How to expand your biz

Discussion in 'Lawn Mowing' started by Expert Lawns, Mar 21, 2003.

  1. Expert Lawns

    Expert Lawns LawnSite Silver Member
    Posts: 2,660

    It's that time of year to start bidding and advertising. I have sent many letters and done many fliers. Lets say for instance that i get really lucky and score a good amount of those accounts. Well, I am a solo op who would like to get as big as I can and as of now i only have 1 48'' exmark ZTR rider. Do I wait until mowing season begins and find out that I can not do all my accounts in one week, THEN hire some help and possibly another mower? OR do I take the risk and purshase more equipment right now? How did all of you guys go about expanding? I don't want to be caught at the begining of the season with my head up my arse, trying to cram 9 days of work into 6 or 7 days. Thats not a good first impression on my new customers. Thanks for the input.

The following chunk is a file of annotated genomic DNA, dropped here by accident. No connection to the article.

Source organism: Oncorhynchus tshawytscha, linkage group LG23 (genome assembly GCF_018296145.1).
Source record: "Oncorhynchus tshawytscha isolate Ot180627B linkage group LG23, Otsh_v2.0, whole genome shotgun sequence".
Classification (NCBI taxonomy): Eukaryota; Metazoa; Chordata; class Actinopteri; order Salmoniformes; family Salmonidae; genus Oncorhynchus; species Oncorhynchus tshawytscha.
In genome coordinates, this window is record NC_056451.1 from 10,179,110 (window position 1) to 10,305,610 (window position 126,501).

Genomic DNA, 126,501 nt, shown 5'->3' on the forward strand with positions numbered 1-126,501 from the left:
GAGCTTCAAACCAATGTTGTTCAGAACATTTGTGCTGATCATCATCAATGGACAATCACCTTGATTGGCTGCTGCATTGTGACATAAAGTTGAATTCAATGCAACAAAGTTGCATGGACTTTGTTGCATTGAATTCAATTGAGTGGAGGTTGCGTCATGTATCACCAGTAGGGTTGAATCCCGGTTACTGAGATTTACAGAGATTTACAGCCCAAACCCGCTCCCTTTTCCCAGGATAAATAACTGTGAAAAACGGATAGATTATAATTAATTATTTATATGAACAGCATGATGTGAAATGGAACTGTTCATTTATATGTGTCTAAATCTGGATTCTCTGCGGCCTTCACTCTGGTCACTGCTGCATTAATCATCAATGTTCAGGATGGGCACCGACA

2. paponte

    paponte LawnSite Silver Member
    Posts: 2,366

    One I saw that I was picking up more clients, I started purchasing more equipment. As far as hiring someone, I always started someone before the busy season kicks in. I can't afford to have someone that is slow and needs to be taught slowing down a crew. Plus I find that they are taught the "right" way when things are slower. :cool:
     
  3. Expert Lawns

    Expert Lawns LawnSite Silver Member
    Posts: 2,660

    This is really starting to worry me. I'm getting quite a few calls, and don't want to get in over my head. Please, any advice would help. I sure don't want to turn anyone down, after all, this is why we do so much advertising.

    Paponte: I know of a few guys I could hire last minute with some experience and that are dependable. Thanks for the feedback.
     
  4. adrianvbarrera

    adrianvbarrera LawnSite Member
    Posts: 163

    This is what I have done with my construction company in the past. What do you guys think... will it work for a LCO?